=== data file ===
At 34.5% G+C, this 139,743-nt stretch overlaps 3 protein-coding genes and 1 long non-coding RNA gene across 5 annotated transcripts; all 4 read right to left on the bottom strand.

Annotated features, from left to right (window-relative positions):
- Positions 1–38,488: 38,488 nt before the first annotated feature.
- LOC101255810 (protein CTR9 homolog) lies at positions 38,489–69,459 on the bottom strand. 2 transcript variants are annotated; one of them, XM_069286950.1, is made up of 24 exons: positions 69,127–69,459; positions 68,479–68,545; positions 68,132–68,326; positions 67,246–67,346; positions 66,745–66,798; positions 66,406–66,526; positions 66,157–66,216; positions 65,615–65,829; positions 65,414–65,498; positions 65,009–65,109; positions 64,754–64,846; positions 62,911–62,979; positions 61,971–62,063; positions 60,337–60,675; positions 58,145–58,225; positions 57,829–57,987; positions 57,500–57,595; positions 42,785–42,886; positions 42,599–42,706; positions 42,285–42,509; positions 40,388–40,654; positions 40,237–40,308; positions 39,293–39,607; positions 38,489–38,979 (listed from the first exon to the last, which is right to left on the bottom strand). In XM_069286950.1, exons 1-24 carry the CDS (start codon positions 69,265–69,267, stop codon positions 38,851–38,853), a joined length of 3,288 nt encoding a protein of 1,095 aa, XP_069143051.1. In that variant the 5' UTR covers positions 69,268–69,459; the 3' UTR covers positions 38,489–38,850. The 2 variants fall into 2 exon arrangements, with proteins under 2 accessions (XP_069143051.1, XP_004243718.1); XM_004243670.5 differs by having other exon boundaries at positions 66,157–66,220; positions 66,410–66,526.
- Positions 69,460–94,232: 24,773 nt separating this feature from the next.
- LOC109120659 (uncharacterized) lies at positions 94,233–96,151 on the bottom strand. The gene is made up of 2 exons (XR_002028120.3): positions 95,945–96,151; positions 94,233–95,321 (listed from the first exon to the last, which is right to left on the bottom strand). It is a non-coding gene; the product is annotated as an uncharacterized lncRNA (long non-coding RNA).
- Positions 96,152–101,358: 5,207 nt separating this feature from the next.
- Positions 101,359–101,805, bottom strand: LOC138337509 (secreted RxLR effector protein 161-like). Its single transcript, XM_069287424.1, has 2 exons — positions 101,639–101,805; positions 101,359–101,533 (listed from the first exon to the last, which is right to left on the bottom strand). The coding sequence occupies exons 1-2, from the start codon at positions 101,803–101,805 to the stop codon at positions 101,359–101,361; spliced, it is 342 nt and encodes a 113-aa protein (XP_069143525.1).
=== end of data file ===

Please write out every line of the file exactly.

At 34.5% G+C, this 139,743-nt stretch overlaps 3 protein-coding genes and 1 long non-coding RNA gene across 5 annotated transcripts; all 4 read right to left on the bottom strand.

Annotated features, from left to right (window-relative positions):
- Positions 1–38,488: 38,488 nt before the first annotated feature.
- LOC101255810 (protein CTR9 homolog) lies at positions 38,489–69,459 on the bottom strand. 2 transcript variants are annotated; one of them, XM_069286950.1, is made up of 24 exons: positions 69,127–69,459; positions 68,479–68,545; positions 68,132–68,326; positions 67,246–67,346; positions 66,745–66,798; positions 66,406–66,526; positions 66,157–66,216; positions 65,615–65,829; positions 65,414–65,498; positions 65,009–65,109; positions 64,754–64,846; positions 62,911–62,979; positions 61,971–62,063; positions 60,337–60,675; positions 58,145–58,225; positions 57,829–57,987; positions 57,500–57,595; positions 42,785–42,886; positions 42,599–42,706; positions 42,285–42,509; positions 40,388–40,654; positions 40,237–40,308; positions 39,293–39,607; positions 38,489–38,979 (listed from the first exon to the last, which is right to left on the bottom strand). In XM_069286950.1, exons 1-24 carry the CDS (start codon positions 69,265–69,267, stop codon positions 38,851–38,853), a joined length of 3,288 nt encoding a protein of 1,095 aa, XP_069143051.1. In that variant the 5' UTR covers positions 69,268–69,459; the 3' UTR covers positions 38,489–38,850. The 2 variants fall into 2 exon arrangements, with proteins under 2 accessions (XP_069143051.1, XP_004243718.1); XM_004243670.5 differs by having other exon boundaries at positions 66,157–66,220; positions 66,410–66,526.
- Positions 69,460–94,232: 24,773 nt separating this feature from the next.
- LOC109120659 (uncharacterized) lies at positions 94,233–96,151 on the bottom strand. The gene is made up of 2 exons (XR_002028120.3): positions 95,945–96,151; positions 94,233–95,321 (listed from the first exon to the last, which is right to left on the bottom strand). It is a non-coding gene; the product is annotated as an uncharacterized lncRNA (long non-coding RNA).
- Positions 96,152–101,358: 5,207 nt separating this feature from the next.
- Positions 101,359–101,805, bottom strand: LOC138337509 (secreted RxLR effector protein 161-like). Its single transcript, XM_069287424.1, has 2 exons — positions 101,639–101,805; positions 101,359–101,533 (listed from the first exon to the last, which is right to left on the bottom strand). The coding sequence occupies exons 1-2, from the start codon at positions 101,803–101,805 to the stop codon at positions 101,359–101,361; spliced, it is 342 nt and encodes a 113-aa protein (XP_069143525.1).